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Growth, Love, and Beauty: the Self-Made Soul of Apple

Steve Jobs famously said, “You can’t connect the dots looking forward; you can only connect them looking backward.” *Becoming Steve Jobs*, by Brent Schlender and Rick Tetzeli, does a wonderful job of connecting the dots of Steve Jobs’ passionate life.

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With new first-hand accounts and insights into Jobs’ personal and professional growth, *Becoming Steve Jobs* offers a glimpse into the tremendous work it took for an “inconsiderate“ and “rash” young visionary to develop himself into a caring and deliberate leader who so deeply valued -- and inspired in others -- one thing above all else: a love of and dedication to creating the beautiful in work, in life.

GROWTH.

In *Becoming Steve Jobs*, we see Jobs develop. At times, we encounter him at his worst: an emotionally erratic young man sitting in a parking lot, literally crying in shame after losing control of himself in a meeting; an arrogant 20-something who thinks “he could probably do anybody’s job better than they could” (Schlender & Tetzeli); a pained adult having to finally end production on his beloved NeXT computers. We see his beginnings, and his faults. But we also see the steps he takes to grow, to overcome weaknesses and learn from mistakes. For instance, we see him genuinely apologizing for inappropriate outbursts. We hear from colleagues such as John Lasseter, Chief Creative Officer at Pixar, that he could inspire those around him “to do amazing things he knew he couldn’t do himself.” And of course we see his incredible comeback to Apple (after it purchases NeXT) and the fantastic computers he creates while there. Time and again, we see Steve Jobs neither as a lucky boy in the right place at the right time nor as a fully formed tech messiah with God-given talents. Instead, we see the growth of a self-made soul, a man who worked -- and worked and worked -- every step of the way to become a visionary leader.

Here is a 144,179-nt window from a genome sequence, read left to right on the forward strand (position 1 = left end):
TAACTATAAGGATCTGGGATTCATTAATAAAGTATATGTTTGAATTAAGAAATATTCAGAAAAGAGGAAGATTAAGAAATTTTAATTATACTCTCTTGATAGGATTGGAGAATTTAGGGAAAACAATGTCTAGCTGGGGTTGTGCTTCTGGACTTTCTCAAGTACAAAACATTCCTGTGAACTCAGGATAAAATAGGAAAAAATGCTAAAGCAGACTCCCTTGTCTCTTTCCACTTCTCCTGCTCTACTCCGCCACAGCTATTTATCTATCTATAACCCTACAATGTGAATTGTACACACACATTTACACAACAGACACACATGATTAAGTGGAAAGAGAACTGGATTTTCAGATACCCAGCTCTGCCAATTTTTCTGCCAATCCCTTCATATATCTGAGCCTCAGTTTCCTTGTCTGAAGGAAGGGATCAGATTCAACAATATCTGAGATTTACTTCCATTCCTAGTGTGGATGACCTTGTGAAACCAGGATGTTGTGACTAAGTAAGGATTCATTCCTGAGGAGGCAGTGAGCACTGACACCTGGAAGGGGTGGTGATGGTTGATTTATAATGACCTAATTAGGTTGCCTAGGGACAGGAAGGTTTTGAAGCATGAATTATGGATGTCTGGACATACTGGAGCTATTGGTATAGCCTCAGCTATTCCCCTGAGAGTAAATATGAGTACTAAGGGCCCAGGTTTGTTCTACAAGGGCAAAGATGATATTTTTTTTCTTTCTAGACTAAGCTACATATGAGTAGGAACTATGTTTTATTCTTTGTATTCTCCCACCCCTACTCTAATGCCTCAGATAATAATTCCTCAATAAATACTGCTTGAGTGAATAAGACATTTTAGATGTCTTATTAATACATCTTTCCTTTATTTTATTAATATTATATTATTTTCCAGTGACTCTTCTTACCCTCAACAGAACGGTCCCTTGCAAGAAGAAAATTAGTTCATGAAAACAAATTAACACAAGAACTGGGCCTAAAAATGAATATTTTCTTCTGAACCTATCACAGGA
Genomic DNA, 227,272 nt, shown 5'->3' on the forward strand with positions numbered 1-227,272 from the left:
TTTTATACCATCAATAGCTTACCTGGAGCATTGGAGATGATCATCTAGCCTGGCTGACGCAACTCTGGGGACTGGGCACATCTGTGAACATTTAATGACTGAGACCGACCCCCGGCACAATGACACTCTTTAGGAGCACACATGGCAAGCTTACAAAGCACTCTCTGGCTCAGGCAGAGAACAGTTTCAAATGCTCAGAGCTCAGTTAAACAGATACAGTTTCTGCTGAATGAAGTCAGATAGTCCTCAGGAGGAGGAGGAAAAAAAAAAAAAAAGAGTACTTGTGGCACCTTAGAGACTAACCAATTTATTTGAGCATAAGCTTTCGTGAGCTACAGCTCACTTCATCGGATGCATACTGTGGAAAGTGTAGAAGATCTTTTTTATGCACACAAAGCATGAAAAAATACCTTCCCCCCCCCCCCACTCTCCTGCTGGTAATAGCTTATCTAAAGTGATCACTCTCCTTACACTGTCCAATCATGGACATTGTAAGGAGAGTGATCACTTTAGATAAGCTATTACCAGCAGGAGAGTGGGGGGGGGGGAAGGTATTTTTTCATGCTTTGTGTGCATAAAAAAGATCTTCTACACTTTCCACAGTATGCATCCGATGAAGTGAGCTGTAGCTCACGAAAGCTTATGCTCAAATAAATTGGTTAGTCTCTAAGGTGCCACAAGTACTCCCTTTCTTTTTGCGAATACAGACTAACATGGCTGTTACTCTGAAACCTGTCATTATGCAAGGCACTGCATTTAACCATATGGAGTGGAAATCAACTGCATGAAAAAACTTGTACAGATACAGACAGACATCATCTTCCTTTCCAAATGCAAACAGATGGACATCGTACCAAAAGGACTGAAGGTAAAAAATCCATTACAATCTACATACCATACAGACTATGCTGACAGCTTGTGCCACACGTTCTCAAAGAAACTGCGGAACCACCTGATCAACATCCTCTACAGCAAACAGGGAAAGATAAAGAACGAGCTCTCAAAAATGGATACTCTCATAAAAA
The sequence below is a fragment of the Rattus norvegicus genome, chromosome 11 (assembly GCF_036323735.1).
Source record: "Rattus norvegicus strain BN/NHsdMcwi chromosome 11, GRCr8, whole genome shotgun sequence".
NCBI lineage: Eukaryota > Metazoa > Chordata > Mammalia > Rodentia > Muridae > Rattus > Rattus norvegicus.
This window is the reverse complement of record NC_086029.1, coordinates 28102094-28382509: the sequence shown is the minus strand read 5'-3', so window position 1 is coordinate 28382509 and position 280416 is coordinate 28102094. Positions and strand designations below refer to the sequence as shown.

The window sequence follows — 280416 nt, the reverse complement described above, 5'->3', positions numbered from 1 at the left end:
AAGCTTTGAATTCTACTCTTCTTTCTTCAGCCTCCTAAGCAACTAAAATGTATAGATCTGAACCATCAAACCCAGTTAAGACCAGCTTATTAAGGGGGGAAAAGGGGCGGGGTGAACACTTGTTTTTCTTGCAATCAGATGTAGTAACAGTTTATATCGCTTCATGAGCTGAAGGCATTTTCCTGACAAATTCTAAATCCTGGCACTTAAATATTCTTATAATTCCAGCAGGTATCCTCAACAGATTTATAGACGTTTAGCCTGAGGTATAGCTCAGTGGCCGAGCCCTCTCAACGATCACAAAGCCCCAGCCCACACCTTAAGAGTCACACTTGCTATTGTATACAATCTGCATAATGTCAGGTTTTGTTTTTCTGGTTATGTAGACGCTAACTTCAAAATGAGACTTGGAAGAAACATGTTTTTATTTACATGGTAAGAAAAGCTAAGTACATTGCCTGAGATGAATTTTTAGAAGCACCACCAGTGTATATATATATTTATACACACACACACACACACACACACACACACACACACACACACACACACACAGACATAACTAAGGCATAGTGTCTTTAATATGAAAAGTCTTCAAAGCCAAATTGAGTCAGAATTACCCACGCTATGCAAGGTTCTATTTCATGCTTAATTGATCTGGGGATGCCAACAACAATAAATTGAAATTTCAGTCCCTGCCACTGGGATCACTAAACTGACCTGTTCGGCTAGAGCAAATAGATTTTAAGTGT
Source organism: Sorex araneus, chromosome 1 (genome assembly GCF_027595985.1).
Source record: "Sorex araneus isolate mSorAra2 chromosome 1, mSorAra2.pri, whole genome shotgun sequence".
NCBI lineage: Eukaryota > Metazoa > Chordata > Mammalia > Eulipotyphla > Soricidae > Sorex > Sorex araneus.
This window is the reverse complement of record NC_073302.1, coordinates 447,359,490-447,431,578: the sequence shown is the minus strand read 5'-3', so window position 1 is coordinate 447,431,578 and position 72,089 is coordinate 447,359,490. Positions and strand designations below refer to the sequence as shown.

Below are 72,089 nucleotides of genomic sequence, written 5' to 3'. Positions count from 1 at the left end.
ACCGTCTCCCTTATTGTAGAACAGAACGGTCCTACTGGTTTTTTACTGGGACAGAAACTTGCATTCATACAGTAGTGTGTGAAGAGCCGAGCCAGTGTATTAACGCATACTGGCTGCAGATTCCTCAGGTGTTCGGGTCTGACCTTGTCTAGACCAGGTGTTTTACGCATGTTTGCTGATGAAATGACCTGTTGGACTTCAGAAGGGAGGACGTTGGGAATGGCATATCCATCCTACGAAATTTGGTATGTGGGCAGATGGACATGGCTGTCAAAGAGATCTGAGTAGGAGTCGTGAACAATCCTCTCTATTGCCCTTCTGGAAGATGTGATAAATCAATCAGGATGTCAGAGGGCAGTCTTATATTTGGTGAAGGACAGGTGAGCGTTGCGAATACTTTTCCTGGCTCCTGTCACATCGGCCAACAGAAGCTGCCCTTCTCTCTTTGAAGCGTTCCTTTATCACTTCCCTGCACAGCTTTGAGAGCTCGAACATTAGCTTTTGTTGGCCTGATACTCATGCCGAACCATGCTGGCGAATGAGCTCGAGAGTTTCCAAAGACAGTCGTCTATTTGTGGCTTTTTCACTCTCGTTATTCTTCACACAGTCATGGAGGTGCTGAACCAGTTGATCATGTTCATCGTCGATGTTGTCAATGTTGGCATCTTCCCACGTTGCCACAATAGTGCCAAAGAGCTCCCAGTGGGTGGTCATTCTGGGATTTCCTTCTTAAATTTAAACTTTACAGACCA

LOVE.

From the words of those who knew Steve Jobs best, we learn that he was a man who profoundly loved his work:

“Steve loved ideas and loved making stuff, and he treated the process of creativity with a rare and wonderful reverence.” --Jony Ive, Apple’s VP of Design and one of Jobs’ closest friends

“He loved this company.” --Ed Catmull, President of Pixar

“He loved it. He was like a kid.” --Lasseter on how Steve would excitingly show Pixar movies to all his neighbors

“No one else I ever covered was so passionate about the creations of his business.” --Schlender & Tetzeli

And by so loving his work, Steve inspired those around him to do the same. As Apple’s current CEO Tim Cook says, “Steve cared. He cared deeply about things. Yes, he was passionate about things, and he wanted things to be perfect. And that was what was great about him. He wanted everyone to do their best work.”

BEAUTY.

Steve Jobs found beauty in “the marriage” of technology with humanities, and he accomplished that union in a world-changing way. It was his uniquely integrated technical and aesthetic vision that was at the core of the personal computer revolution, making possible the movement from million-dollar, bulky mainframes that could barely fit in an office, to inexpensive, beautiful smartphones that glide easily into our pockets. Jobs had an all-encompassing “love of beauty,” says his wife Laurene, and ultimately it was this love of the beautiful, his (self-proclaimed) joy in “making wonderful things” that drove him.

Overall, *Becoming Steve Jobs* is an engaging biography of Jobs’ life that neither sugarcoats his shortcomings nor belittles his brilliance (as sycophants and cynics have no doubt attempted elsewhere). Rather, it confirms in a well-researched and well-told story what those closest to Jobs have said for years: that despite his weaknesses -- many of which he grew to overcome -- Steve was a great man, whose joyous success in the real world is, as Jony Ive so powerfully stated in a funeral tribute to his friend, “a victory for beauty, for purity, and, as [Steve] would say, for giving a damn.”

Jesse McCarthy is the founder of jemslife, an educational resource offering personalized teacher and parent coaching.

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